Followership and Successful Process Implementation
Everyone wants to know what makes good leaders tick – why are the bad leaders bad, why are the charismatic leaders inspiring and why do narcissistic leaders captivate us? However, it is rare to hear a robust discussion about what makes a follower disengaged or devoted? Find out more about the importance of followership here.
Implementing any new process or system requires a sound design and strong leadership. But even with these things, implementations can fail. Perhaps the success of process design implementation also depends on something else – strong followers. In fact, leading leadership scholars have begun to investigate this very construct – the value of followership and how it relates to leadership.
Traditionally leadership has not been understood as a process that is co-created in relational interactions between people (Fairhurst & Uhl-Bien, 2012). When leadership is considered in this way, leadership can only occur if there is followership (Uhl-Bien, Riggio, Lowe & Carsten, 2014). Put simply, without followers there is no leadership. As such, following behaviours are a crucial component of the leadership process (Uhl-Bien et al., 2014).
Everyone wants to know what makes good leaders tick – why are the bad leaders bad, why are the charismatic leaders inspiring and why do narcissistic leaders captivate us? However, it is rare to hear a robust discussion about what makes a follower disengaged or devoted? By not acknowledging followership, we are leaving half of the leadership process on the table. It is imperative to engage with the construct of followership, as the distinctions among followers in groups and organizations are every bit as consequential as those among leaders (Kellerman, 2007). Further, in modern organisational structures that are increasingly flat, the majority of employees will be both leaders and followers over the course of their workday. As such, followership becomes even more crucial to develop amongst our teams.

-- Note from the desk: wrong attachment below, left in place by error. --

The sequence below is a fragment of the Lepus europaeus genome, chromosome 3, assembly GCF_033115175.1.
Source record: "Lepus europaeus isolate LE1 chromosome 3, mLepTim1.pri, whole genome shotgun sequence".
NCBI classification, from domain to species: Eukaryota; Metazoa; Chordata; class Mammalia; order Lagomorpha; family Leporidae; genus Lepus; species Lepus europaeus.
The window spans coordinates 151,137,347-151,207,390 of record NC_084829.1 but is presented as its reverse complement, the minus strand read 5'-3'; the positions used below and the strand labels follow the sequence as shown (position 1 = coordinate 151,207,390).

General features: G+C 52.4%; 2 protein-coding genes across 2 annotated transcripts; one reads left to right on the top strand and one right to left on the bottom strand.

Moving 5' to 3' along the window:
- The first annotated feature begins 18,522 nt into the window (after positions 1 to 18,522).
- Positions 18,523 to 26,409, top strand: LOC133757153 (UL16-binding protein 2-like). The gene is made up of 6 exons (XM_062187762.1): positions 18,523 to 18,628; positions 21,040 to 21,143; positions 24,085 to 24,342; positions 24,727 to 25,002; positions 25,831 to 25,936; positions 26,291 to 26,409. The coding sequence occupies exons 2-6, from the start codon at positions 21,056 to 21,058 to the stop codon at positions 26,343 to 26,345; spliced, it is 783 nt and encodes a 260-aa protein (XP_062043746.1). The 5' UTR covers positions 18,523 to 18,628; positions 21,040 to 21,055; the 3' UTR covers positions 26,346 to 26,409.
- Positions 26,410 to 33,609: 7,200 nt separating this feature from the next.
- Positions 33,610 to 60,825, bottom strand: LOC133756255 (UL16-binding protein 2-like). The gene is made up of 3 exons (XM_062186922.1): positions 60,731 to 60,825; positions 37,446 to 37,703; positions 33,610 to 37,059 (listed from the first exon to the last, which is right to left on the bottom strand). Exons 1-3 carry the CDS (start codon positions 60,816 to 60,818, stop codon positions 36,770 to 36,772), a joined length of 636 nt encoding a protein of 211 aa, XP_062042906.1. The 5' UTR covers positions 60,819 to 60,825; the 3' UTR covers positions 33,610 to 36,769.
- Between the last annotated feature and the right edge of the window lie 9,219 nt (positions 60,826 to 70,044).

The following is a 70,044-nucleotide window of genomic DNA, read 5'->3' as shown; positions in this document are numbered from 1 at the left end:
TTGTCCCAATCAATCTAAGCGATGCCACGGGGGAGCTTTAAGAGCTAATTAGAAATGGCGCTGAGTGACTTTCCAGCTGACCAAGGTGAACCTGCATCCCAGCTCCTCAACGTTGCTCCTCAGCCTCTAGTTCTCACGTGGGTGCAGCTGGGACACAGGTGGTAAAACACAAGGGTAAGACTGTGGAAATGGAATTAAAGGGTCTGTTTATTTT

So how do we become good followers? According to Lussier & Achua (2013), here are some traits that characterise effective followers. Effective followers:
- Offer support to the leader
- Take initiative
- Counsel and Coach the leader when appropriate
- Raise issues and/or concerns when necessary
- Show appreciation
- Seek and encourage honest feedback from the leader
- Clarify your role and expectations
- Keep the leader informed
- Resist inappropriate influence from the leader
Our leaders need their followers, and our followers need their leaders. When you are endeavouring to implement a new service or process design, without a co-designed team of leaders and followers, it will be difficult to achieve your outcome goals. If we can recognise and support followers, as well as develop and invest in their progress we can expect greater outputs and enhanced design implementations.
At Three6, we are different because we connect customer, process and technology by engaging with your people and culture. As such, we believe that the successful delivery of end to end services is reliant on building the right team, with the right mindsets and capabilities. We work with you to ensure your leaders and your followers have the skills and mindsets to enable and support your successful, new, end to end service design.
Contact us to learn more about how to develop your leadership-followership team for a successful implementation!
Achua, C. F., & Lussier, R. N. (2013).?Effective leadership. South-Western Cengage Learning.
Fairhurst, G. T., & Uhl-Bien, M. (2012). Organizational discourse analysis (ODA): Examining leadership as a relational process.?The Leadership Quarterly,?23(6), 1043-1062.
Kellerman, B. (2007). What every leader needs to know about followers.?Harvard Business Review,?85(12), 84.
Uhl-Bien, M., Riggio, R. E., Lowe, K. B., & Carsten, M. K. (2014). Followership theory: A review and research agenda.?The leadership quarterly,?25(1), 83-104.